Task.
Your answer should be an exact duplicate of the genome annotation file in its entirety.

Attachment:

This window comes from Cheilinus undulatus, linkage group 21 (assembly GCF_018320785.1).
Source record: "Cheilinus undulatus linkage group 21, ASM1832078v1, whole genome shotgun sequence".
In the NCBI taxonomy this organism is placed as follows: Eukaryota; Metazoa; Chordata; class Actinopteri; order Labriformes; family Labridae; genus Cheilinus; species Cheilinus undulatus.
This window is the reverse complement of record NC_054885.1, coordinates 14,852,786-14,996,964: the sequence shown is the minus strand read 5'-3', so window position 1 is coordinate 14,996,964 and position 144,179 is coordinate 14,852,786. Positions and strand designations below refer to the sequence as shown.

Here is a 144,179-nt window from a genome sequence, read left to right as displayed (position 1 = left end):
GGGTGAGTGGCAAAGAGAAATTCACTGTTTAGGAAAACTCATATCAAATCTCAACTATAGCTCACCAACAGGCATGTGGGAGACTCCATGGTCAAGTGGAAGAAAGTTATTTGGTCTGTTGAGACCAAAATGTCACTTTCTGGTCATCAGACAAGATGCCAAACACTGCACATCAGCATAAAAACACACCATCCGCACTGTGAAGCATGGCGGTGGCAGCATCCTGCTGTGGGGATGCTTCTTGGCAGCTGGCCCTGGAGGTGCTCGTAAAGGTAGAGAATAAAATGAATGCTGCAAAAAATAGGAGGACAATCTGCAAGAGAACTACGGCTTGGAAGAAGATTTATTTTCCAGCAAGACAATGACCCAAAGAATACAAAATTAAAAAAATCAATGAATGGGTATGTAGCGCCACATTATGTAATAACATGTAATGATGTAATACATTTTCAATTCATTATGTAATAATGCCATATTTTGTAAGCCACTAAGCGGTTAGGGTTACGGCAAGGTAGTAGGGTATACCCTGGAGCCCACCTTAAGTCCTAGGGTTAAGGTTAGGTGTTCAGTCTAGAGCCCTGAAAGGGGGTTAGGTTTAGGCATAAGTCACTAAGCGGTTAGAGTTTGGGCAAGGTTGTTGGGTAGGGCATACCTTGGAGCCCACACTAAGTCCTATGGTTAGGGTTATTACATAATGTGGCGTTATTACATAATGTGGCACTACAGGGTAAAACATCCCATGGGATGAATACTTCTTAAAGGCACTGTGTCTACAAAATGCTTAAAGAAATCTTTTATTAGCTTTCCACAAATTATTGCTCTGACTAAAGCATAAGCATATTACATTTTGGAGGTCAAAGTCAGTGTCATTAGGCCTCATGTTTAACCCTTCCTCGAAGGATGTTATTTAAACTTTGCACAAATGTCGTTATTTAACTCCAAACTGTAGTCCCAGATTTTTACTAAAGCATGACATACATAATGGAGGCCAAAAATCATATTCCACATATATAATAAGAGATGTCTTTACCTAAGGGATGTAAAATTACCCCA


This window comes from Cheilinus undulatus, linkage group 21 (assembly GCF_018320785.1).
Source record: "Cheilinus undulatus linkage group 21, ASM1832078v1, whole genome shotgun sequence".
In the NCBI taxonomy this organism is placed as follows: Eukaryota; Metazoa; Chordata; class Actinopteri; order Labriformes; family Labridae; genus Cheilinus; species Cheilinus undulatus.
This window is the reverse complement of record NC_054885.1, coordinates 14,852,786-14,996,964: the sequence shown is the minus strand read 5'-3', so window position 1 is coordinate 14,996,964 and position 144,179 is coordinate 14,852,786. Positions and strand designations below refer to the sequence as shown.

Here is a 144,179-nt window from a genome sequence, read left to right as displayed (position 1 = left end):
GGGTGAGTGGCAAAGAGAAATTCACTGTTTAGGAAAACTCATATCAAATCTCAACTATAGCTCACCAACAGGCATGTGGGAGACTCCATGGTCAAGTGGAAGAAAGTTATTTGGTCTGTTGAGACCAAAATGTCACTTTCTGGTCATCAGACAAGATGCCAAACACTGCACATCAGCATAAAAACACACCATCCGCACTGTGAAGCATGGCGGTGGCAGCATCCTGCTGTGGGGATGCTTCTTGGCAGCTGGCCCTGGAGGTGCTCGTAAAGGTAGAGAATAAAATGAATGCTGCAAAAAATAGGAGGACAATCTGCAAGAGAACTACGGCTTGGAAGAAGATTTATTTTCCAGCAAGACAATGACCCAAAGAATACAAAATTAAAAAAATCAATGAATGGGTATGTAGCGCCACATTATGTAATAACATGTAATGATGTAATACATTTTCAATTCATTATGTAATAATGCCATATTTTGTAAGCCACTAAGCGGTTAGGGTTACGGCAAGGTAGTAGGGTATACCCTGGAGCCCACCTTAAGTCCTAGGGTTAAGGTTAGGTGTTCAGTCTAGAGCCCTGAAAGGGGGTTAGGTTTAGGCATAAGTCACTAAGCGGTTAGAGTTTGGGCAAGGTTGTTGGGTAGGGCATACCTTGGAGCCCACACTAAGTCCTATGGTTAGGGTTATTACATAATGTGGCGTTATTACATAATGTGGCACTACAGGGTAAAACATCCCATGGGATGAATACTTCTTAAAGGCACTGTGTCTACAAAATGCTTAAAGAAATCTTTTATTAGCTTTCCACAAATTATTGCTCTGACTAAAGCATAAGCATATTACATTTTGGAGGTCAAAGTCAGTGTCATTAGGCCTCATGTTTAACCCTTCCTCGAAGGATGTTATTTAAACTTTGCACAAATGTCGTTATTTAACTCCAAACTGTAGTCCCAGATTTTTACTAAAGCATGACATACATAATGGAGGCCAAAAATCATATTCCACATATATAATAAGAGATGTCTTTACCTAAGGGATGTAAAATTACCCCA